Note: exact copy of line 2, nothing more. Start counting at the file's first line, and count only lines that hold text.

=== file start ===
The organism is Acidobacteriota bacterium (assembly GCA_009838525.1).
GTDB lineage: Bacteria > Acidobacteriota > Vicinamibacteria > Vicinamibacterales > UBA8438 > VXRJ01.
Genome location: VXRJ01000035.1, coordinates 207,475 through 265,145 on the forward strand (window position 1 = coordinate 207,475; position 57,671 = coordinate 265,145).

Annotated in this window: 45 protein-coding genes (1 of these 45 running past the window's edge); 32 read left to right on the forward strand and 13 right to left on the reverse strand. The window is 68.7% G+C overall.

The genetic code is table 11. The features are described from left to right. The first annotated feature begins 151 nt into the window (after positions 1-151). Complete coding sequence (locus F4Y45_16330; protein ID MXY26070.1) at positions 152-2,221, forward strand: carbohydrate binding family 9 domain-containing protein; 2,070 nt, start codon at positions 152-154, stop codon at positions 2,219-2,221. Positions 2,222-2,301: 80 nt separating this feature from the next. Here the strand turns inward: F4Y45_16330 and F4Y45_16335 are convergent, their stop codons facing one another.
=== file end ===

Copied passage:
GTDB lineage: Bacteria > Acidobacteriota > Vicinamibacteria > Vicinamibacterales > UBA8438 > VXRJ01.